It’s hard to find the news on cable news networks. That wasn’t case when there were just the three big networks—ABC, NBC and CBS.
Those were the channels I was brought up on, with the PBS News Hour a later addition—and now the only TV news I care to watch with regularity, with 60 Minutes thrown in when there are segments of interest to me.
I don’t know how much those news casts helped form me as a journalist. In fact, I never thought about it until this month when I watched Our Barbara: A Special Edition of 20/20. It was all about Barbara Walters, who died Dec. 30, 2022, at age 93.
Being in print/online my whole career I never thought about if what I absorbed on the broadcast side impacted me professionally.
Watching the special where Walters was interviewing people and others spoke about her prowess as an interviewer made me wonder if somewhere along the line during all of those specials of hers that I watched when I was much younger if I was subliminally absorbing some of her skills.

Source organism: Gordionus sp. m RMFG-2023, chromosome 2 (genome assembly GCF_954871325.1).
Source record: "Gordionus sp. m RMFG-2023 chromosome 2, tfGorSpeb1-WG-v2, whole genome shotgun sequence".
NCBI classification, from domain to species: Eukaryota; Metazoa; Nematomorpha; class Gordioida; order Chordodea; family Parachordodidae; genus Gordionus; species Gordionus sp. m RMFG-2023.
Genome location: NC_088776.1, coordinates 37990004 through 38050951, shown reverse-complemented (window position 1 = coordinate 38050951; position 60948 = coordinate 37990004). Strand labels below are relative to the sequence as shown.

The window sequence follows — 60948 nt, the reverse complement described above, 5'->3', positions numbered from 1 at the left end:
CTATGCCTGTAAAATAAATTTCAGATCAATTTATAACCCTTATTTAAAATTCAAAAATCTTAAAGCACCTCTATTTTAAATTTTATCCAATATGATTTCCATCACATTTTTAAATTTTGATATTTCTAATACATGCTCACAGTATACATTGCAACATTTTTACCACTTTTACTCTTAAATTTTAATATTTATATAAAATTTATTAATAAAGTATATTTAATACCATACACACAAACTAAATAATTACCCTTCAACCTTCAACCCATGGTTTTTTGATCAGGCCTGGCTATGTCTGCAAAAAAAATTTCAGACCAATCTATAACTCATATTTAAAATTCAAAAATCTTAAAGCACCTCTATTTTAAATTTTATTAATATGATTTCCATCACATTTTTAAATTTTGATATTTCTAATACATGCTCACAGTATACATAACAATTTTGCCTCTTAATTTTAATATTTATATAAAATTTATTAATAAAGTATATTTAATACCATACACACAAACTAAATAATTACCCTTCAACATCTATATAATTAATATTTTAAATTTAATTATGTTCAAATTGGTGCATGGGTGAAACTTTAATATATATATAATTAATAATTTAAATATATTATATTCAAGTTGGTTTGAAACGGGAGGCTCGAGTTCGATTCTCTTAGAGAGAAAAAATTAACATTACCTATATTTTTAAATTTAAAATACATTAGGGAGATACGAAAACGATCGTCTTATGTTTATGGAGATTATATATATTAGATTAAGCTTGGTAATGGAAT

Don’t get me wrong. I know I’m no Barbara Walters.
But what I have known for a long time is the importance of being a good reporter. In any job interview I have always said my reporting skills are stronger than my writing skills. It’s still an honest assessment of my abilities. All editors I have worked with stressed the importance of reporting over writing.
This is because a good editor can make your words sing even if you can’t. But if you don’t have thorough reporting, even the best writers and editors will have little to work with.
The special I mentioned above is worth looking up. It’s a wonderful two-hour capsule of Walters’ interviews as well as insights about this pioneering woman.
She unlocked the doors for every woman journalist—print or broadcast—who came after her. Every female journalist owes Walters a debt of gratitude.
If you only think she interviewed celebrities, then you don’t know much about Walters. If you think she only worked from a script, then you have not watched her.
Walters was meticulous with her research, deciding which questions to ask in what order. She was so well prepared that she could ask the critical follow up questions. She asked the tough questions. She didn’t hold back.
I know it’s not easy to ask the tough questions, to talk to people in their darkest moments, to ask questions when people don’t want to respond, to be the seeker of truth when people don’t want it to come to light.
Walters was a journalist like none we are likely to see again. Thank you, Barbara, for everything you did for journalism.